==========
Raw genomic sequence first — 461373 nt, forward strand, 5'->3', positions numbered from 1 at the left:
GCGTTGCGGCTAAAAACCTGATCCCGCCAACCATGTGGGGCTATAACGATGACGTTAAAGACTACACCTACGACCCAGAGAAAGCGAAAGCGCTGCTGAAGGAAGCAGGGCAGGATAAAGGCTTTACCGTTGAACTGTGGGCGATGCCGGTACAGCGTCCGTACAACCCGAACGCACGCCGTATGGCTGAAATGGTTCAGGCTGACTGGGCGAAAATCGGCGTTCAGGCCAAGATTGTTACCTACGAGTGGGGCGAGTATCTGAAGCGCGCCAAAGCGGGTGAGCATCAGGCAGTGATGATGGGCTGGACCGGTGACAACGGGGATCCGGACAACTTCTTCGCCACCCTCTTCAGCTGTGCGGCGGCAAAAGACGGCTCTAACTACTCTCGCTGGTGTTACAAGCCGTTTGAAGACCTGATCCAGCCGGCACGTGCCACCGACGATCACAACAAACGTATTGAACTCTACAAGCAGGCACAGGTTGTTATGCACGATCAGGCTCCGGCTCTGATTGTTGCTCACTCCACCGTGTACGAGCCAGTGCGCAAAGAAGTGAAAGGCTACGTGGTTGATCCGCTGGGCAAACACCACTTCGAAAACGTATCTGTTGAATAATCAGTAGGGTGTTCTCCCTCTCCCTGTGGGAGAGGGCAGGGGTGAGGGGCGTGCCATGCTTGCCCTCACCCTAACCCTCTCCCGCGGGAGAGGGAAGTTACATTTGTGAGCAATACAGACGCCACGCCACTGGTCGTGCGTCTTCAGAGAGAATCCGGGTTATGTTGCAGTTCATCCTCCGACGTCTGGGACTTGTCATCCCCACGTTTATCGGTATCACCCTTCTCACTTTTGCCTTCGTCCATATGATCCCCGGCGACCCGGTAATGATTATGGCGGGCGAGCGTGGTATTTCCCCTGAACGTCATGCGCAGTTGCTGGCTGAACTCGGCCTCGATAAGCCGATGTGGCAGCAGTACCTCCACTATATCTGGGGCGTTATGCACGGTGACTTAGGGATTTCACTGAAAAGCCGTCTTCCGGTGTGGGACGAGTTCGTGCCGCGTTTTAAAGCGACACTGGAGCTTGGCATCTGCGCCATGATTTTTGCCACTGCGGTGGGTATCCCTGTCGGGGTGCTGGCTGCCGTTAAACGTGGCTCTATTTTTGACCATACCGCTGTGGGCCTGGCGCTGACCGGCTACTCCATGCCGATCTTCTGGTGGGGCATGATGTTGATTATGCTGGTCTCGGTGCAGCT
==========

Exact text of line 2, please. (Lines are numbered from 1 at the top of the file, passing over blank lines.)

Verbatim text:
GCGTTGCGGCTAAAAACCTGATCCCGCCAACCATGTGGGGCTATAACGATGACGTTAAAGACTACACCTACGACCCAGAGAAAGCGAAAGCGCTGCTGAAGGAAGCAGGGCAGGATAAAGGCTTTACCGTTGAACTGTGGGCGATGCCGGTACAGCGTCCGTACAACCCGAACGCACGCCGTATGGCTGAAATGGTTCAGGCTGACTGGGCGAAAATCGGCGTTCAGGCCAAGATTGTTACCTACGAGTGGGGCGAGTATCTGAAGCGCGCCAAAGCGGGTGAGCATCAGGCAGTGATGATGGGCTGGACCGGTGACAACGGGGATCCGGACAACTTCTTCGCCACCCTCTTCAGCTGTGCGGCGGCAAAAGACGGCTCTAACTACTCTCGCTGGTGTTACAAGCCGTTTGAAGACCTGATCCAGCCGGCACGTGCCACCGACGATCACAACAAACGTATTGAACTCTACAAGCAGGCACAGGTTGTTATGCACGATCAGGCTCCGGCTCTGATTGTTGCTCACTCCACCGTGTACGAGCCAGTGCGCAAAGAAGTGAAAGGCTACGTGGTTGATCCGCTGGGCAAACACCACTTCGAAAACGTATCTGTTGAATAATCAGTAGGGTGTTCTCCCTCTCCCTGTGGGAGAGGGCAGGGGTGAGGGGCGTGCCATGCTTGCCCTCACCCTAACCCTCTCCCGCGGGAGAGGGAAGTTACATTTGTGAGCAATACAGACGCCACGCCACTGGTCGTGCGTCTTCAGAGAGAATCCGGGTTATGTTGCAGTTCATCCTCCGACGTCTGGGACTTGTCATCCCCACGTTTATCGGTATCACCCTTCTCACTTTTGCCTTCGTCCATATGATCCCCGGCGACCCGGTAATGATTATGGCGGGCGAGCGTGGTATTTCCCCTGAACGTCATGCGCAGTTGCTGGCTGAACTCGGCCTCGATAAGCCGATGTGGCAGCAGTACCTCCACTATATCTGGGGCGTTATGCACGGTGACTTAGGGATTTCACTGAAAAGCCGTCTTCCGGTGTGGGACGAGTTCGTGCCGCGTTTTAAAGCGACACTGGAGCTTGGCATCTGCGCCATGATTTTTGCCACTGCGGTGGGTATCCCTGTCGGGGTGCTGGCTGCCGTTAAACGTGGCTCTATTTTTGACCATACCGCTGTGGGCCTGGCGCTGACCGGCTACTCCATGCCGATCTTCTGGTGGGGCATGATGTTGATTATGCTGGTCTCGGTGCAGCT